Reno 4 Pro comes as another beautiful handset from Oppo with a 90Hz display, a magnificent design, and a decent battery but its Rs 34,990 price seems too high against the OnePlus Nord’s. India Today Tech finds out if the Reno 4 Pro is worth buying in the review.
Oppo Reno 4 Pro review
Back in March, when I began reviewing the Reno 3 Pro, I had high expectations from the device simply because it is coming from Oppo and falls under the mid-range. But my expectations did not meet with what Oppo claimed with the device. No doubt it is a beautiful phone but its specifications and overall performance left me wanting more. After a few months, we have the successor to it, the Reno 4 Pro.
With Reno 4 Pro, Oppo is addressing some of the shortcomings the Reno 3 Pro brought along. Although, the naming is kind of intriguing, given Chinese brands believe ‘4’ is an unlucky number. Anyway, the Reno 4 Pro takes forward the legacy of Reno-series phones of being one of the most beautiful smartphones in the market. It even takes things up a notch with a powerful mid-range processor, an AMOLED display, and, most importantly, the 65W fast charging that is the maximum speed commercially available for mobile battery charging. But it also has a hefty price of Rs 34,990, which could be a little difficult to justify, especially against the likes of OnePlus Nord and Realme X3.
Should you go for the Rs 34,990-priced Oppo Reno 4 Pro for the chasm it brings to the table against the rivals or just skip it? Here is our review to help you decide that.
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Oppo Reno 4 Pro: Design, Display and Build Quality
If I were asked to judge a competition on who can make the most beautiful smartphones in the mid-range, I would choose Oppo year after year. The Reno series brings about a premium touch to them that cannot be ignored and the reason why I am telling you that is because I like the matte finish on a smartphone more than the shimmery one. If you like flashy colour tones, such as those on Realme phones, you will feel the design on Reno 4 Pro a little too boring. It is a well-made slab of glass frosted all over on the back, except for the cuboidal area on the top left where the cameras are given.
The way these cameras are placed on the back emanate a level of plushness to the Reno 4 Pro. These are individual circular modules stacked vertically without any bridge or material connecting them. The modules are big and sit stoutly on the back, to jut out quite much. While this design is pleasing to eyes, it is not utilitarian much — you may end up scratching the camera glasses if you do not encase the smartphone with some the thickness equal to that of these camera islands. Towards the side of these cameras, there is “INNOVATIVE QUADCAM” written possibly as a marketing pitch. Reno 4 Pro comes in Starry Night and Lunar White colours and the subject of this review is the latter.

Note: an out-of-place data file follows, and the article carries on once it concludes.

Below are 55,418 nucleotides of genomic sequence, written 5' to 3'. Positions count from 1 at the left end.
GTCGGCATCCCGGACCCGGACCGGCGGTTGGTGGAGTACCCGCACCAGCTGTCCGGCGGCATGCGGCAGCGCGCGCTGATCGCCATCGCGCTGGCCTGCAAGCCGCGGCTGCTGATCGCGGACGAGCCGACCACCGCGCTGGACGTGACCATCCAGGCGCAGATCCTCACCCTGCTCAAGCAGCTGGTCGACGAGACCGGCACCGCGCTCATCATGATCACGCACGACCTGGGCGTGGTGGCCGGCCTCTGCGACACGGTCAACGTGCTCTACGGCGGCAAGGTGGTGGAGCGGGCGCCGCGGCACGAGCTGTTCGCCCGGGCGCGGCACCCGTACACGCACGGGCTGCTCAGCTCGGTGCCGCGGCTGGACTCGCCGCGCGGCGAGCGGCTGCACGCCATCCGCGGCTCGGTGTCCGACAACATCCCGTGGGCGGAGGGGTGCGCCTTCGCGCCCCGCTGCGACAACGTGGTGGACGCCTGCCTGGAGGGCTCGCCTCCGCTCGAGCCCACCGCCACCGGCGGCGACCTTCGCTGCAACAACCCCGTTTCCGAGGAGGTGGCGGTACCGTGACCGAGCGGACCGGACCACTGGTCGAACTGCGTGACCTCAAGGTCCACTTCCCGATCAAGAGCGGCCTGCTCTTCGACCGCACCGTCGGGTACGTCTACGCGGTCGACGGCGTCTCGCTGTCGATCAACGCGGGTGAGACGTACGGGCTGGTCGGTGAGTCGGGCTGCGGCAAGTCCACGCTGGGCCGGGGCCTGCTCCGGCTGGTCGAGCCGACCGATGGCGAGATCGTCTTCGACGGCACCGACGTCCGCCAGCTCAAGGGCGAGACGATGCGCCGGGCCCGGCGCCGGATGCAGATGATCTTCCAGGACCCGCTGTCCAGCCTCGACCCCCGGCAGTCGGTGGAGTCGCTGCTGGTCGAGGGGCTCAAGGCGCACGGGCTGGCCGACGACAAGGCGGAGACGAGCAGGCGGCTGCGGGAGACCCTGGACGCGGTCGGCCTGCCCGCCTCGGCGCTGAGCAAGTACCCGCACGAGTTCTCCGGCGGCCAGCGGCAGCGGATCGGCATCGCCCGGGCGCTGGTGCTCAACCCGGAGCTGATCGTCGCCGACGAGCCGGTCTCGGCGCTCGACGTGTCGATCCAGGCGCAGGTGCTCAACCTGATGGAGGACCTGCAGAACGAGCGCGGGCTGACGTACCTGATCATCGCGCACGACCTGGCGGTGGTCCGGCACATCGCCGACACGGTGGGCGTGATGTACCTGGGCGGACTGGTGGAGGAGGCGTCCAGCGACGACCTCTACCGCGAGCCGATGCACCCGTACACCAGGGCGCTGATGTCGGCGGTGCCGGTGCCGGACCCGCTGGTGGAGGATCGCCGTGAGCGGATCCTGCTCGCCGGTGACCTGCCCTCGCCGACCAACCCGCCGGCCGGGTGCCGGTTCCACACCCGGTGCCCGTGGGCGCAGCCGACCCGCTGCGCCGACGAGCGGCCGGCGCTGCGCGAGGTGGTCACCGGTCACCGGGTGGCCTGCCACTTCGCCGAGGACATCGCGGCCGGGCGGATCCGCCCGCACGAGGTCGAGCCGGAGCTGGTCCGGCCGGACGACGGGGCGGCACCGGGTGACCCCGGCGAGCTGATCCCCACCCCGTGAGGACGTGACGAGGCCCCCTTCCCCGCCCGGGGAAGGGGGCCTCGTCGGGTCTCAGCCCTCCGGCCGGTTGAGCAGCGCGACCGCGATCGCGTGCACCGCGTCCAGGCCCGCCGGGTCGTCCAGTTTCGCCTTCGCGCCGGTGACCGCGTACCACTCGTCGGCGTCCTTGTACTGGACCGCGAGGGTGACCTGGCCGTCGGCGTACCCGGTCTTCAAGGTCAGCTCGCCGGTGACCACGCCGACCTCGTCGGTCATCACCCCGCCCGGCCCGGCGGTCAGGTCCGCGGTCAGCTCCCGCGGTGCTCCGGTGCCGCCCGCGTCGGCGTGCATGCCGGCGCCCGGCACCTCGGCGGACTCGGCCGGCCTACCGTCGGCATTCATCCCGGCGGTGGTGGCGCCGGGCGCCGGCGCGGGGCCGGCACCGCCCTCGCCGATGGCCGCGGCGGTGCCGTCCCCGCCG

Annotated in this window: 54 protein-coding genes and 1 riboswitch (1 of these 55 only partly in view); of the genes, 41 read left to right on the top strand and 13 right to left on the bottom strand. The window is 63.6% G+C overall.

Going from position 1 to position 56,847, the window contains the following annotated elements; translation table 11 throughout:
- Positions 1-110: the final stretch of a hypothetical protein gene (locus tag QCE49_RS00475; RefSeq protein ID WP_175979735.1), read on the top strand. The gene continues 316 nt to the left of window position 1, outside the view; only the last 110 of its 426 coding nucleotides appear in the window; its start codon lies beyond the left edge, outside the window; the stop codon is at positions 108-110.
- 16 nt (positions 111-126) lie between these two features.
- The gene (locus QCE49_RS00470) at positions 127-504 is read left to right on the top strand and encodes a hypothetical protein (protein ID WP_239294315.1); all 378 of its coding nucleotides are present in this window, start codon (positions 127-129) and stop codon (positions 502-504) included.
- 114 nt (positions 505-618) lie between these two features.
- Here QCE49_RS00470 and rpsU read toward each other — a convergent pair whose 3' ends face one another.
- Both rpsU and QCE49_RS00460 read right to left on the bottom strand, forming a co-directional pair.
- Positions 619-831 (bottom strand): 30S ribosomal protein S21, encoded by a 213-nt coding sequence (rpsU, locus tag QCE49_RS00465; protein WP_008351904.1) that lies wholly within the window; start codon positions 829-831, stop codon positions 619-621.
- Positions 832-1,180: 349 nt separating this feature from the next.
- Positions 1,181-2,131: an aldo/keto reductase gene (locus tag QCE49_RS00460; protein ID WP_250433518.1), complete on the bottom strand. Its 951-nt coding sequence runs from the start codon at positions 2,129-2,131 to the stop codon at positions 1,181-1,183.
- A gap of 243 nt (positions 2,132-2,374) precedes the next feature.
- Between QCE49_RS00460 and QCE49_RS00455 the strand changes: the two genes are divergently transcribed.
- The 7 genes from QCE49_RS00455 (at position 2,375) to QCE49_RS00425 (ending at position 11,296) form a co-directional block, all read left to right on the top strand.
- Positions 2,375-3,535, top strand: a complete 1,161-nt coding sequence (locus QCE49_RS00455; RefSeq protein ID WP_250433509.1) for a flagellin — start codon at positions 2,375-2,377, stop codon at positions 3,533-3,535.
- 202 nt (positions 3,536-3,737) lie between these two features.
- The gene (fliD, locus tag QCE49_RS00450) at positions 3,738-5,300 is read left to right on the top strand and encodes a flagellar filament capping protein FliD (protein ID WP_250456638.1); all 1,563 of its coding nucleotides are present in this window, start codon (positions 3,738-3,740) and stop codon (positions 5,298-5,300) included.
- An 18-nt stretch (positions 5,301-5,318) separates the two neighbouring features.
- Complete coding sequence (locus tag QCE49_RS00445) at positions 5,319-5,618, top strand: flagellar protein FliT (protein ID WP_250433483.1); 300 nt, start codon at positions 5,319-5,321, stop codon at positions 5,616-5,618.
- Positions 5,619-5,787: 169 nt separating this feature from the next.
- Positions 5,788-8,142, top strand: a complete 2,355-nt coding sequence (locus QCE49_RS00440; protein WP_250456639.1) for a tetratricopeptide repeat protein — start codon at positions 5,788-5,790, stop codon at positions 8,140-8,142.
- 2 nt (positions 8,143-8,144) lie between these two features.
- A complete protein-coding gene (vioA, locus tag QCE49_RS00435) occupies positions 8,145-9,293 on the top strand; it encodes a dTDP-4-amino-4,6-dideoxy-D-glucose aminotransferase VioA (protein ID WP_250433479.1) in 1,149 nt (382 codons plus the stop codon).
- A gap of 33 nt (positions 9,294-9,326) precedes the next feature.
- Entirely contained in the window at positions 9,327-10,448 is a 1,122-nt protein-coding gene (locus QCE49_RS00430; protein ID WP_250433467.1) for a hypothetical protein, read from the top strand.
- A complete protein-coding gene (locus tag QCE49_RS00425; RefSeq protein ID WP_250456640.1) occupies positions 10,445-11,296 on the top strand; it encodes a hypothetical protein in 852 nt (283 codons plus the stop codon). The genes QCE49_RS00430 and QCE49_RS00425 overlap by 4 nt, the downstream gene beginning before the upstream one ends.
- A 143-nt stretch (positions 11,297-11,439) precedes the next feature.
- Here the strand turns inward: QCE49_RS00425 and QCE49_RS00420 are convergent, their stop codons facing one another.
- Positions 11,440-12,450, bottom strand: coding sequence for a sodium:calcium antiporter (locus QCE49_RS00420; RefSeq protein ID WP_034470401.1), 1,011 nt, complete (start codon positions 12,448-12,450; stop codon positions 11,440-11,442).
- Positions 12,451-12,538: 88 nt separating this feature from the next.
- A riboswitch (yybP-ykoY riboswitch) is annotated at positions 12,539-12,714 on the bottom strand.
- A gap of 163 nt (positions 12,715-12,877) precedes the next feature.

I tried the speaker, which is located inside the grille on the bottom, and found them quite average. There is nothing special about the speakers, even though the smartphone comes with Dolby Atmos. The fingerprint sensor is integrated on the display, the performance of which I will talk about a little later. Then, you have the 3.5mm headphone jack, which does not make a difference now, given the wireless earbuds have gone extremely mainstream now. The power button is reachable from the thumb in your right hand and the fingers when held in the left hand.
Reno 4 Pro has a 6.55-inch Full-HD+ (1080×2400 pixels) AMOLED display with the Always-On feature, which I find very useful. There is a punch-hole on the display on the left, but this one is a tad smaller than what I have seen on other smartphones. Since it is an AMOLED panel, the colour reproduction is nearly accurate, things can look natural and oversaturated depending on the display settings. Watching movies and shows on it is an enjoyable experience. The blacks in shows such as The Witcher and Chilling Adventures of Sabrina are produced quite well. Even the photos look very appealing on it, because of the large real estate.
It is a 90Hz panel, which means I can see everything happening on the screen a lot smoother than I would if I dial down to 60Hz from the settings. But, by default, the setting is set to auto. I enjoyed browsing the internet and playing games on the 90Hz display for it is more responsive and immediate in showing any changes happening in the content I am looking at. While 90Hz is something that now a Rs 12,999 smartphone also offers, so it might not respect the price the Reno 4 Pro bears.
The in-display fingerprint sensor, which I talked about earlier, is below average. It is an optical sensor, which means the sensor brightens the concerned area to detect the fingerprints but it misses them often while doing so. Sometimes I had to give up and unlock the phone using the passcode because the facial scanning is also not very reliable. The facial scanning will recognise my face in a well-lit environment but not so much when I am standing against a light source or in a dimly lit room. For the latter, the smartphone has something called “brightness compromise” and I am not sure what it does apart from lighting the display with a mild brightness, which is not enough to compensate for the lack of light in the environment.
At 161 grams, Reno 4 Pro is the lightest Reno-series device, which I can confirm. The device feels so light and can be carried inside the pocket or in hands for long hours without causing a strain to them. The build quality is solid and it feels Oppo Reno 4 Pro is here to make the heavyweights such as Galaxy S20 unimpressive design-wise.
Oppo Reno 4 Pro: Performance and Battery
Running the show on the Reno 4 Pro is an octa-core Qualcomm Snapdragon 720G processor with a maximum clock speed of 2.3GHz and paired with an Adreno 618 GPU. It has 8 gigs of RAM and 128GB internal storage, which can be expanded through a microSD card.
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Now, Oppo’s choice for the processor on the Reno 4 Pro seems like a trade-off because the variant sold in China has a Snapdragon 765G processor but with three cameras while the Indian one has four of them while sporting a Snapdragon 720G processor. OnePlus Nord is powered by the Snapdragon 765G processor for nearly Rs 10,000 less, which can make it a bit difficult for Reno 4 Pro to pit itself when squaring off against the rivals. This is about the competition in the market, but what is in it for you?